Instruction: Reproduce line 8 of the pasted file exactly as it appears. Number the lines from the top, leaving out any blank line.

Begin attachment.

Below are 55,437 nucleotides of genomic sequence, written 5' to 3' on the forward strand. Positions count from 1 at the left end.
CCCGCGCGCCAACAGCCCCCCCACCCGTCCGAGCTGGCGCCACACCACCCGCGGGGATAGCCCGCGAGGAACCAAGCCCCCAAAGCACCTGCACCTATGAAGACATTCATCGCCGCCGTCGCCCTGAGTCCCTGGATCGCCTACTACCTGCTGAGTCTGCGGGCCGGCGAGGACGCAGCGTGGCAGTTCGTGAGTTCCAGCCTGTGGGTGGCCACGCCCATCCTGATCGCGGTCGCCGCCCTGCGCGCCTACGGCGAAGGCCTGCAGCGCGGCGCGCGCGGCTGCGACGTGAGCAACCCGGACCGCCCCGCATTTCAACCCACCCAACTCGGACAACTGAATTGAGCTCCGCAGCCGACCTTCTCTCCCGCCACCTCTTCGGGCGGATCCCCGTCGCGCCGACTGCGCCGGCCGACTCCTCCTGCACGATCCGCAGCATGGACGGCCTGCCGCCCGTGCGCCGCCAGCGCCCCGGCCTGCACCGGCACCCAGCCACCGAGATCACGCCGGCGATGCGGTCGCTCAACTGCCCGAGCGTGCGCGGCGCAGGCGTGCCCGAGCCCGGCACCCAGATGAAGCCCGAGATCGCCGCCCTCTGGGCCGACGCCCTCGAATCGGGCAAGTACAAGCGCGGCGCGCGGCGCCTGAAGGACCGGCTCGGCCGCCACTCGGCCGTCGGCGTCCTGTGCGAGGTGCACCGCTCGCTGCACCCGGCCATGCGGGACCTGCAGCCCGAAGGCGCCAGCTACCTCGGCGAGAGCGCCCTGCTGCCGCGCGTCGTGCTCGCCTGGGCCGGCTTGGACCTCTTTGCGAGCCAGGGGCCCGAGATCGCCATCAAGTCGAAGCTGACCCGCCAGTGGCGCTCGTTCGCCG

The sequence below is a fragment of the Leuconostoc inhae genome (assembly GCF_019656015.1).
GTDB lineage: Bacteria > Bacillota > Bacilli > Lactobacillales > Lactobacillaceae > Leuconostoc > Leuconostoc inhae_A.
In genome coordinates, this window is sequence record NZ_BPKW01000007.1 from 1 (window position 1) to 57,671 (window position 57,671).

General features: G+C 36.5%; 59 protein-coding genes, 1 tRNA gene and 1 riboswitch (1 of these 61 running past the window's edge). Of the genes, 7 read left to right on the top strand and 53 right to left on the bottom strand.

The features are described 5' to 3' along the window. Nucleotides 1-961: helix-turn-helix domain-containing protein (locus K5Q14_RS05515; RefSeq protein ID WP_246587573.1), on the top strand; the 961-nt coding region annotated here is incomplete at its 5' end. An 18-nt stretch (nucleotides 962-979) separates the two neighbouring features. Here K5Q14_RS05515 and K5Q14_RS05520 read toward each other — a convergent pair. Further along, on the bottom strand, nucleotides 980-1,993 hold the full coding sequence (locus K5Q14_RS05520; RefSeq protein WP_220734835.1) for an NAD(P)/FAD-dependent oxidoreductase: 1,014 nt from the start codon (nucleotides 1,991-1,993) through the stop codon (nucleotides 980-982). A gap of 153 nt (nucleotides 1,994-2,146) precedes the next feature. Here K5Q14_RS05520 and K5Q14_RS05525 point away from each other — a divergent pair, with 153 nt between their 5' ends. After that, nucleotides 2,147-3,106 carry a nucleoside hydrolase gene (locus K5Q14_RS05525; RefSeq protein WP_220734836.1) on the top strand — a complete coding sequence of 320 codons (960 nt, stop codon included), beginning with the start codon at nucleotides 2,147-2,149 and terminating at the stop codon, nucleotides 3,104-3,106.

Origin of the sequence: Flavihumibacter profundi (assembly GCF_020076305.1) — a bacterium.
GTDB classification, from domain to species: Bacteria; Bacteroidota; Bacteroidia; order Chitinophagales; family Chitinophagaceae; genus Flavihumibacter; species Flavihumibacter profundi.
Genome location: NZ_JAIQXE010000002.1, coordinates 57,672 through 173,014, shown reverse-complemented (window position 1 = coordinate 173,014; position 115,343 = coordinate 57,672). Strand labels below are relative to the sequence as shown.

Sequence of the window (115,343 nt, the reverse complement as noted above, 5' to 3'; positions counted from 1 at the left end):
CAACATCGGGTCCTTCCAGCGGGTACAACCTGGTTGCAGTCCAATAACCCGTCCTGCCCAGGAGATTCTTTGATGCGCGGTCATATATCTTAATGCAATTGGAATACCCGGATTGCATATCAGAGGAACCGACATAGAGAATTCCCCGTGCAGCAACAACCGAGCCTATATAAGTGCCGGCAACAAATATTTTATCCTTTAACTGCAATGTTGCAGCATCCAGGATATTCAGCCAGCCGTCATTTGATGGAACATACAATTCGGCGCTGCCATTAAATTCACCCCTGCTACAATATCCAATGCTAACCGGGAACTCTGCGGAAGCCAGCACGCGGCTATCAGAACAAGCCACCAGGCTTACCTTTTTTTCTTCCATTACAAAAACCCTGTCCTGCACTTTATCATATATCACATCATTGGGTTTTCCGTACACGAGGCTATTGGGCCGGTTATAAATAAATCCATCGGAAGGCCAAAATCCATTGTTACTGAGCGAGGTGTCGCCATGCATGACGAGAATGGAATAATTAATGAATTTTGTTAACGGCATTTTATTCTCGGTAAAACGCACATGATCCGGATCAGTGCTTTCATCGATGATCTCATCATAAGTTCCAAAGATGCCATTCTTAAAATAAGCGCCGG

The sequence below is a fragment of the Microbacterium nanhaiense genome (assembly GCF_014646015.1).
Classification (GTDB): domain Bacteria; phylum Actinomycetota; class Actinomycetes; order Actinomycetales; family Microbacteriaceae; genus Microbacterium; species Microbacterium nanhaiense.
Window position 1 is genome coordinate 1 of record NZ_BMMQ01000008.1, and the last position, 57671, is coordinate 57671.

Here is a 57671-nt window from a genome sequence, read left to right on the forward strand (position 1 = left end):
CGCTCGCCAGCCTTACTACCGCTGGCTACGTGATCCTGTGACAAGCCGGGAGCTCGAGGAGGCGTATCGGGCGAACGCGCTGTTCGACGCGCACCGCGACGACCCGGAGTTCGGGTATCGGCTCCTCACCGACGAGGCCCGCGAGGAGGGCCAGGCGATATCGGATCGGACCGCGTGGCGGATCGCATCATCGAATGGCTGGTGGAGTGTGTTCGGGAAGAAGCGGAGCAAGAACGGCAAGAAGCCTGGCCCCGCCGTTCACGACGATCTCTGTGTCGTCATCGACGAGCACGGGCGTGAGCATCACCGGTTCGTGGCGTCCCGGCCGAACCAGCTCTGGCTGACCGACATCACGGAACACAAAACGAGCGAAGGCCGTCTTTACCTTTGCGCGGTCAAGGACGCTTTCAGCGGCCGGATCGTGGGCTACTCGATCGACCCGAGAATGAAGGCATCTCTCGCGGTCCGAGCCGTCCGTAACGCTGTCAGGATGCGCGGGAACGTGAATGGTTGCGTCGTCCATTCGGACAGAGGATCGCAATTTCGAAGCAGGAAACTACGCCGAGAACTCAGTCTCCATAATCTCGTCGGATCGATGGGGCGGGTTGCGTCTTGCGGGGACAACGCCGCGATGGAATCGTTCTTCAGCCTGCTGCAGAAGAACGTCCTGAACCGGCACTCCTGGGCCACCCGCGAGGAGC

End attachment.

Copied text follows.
Origin of the sequence: Flavihumibacter profundi (assembly GCF_020076305.1) — a bacterium.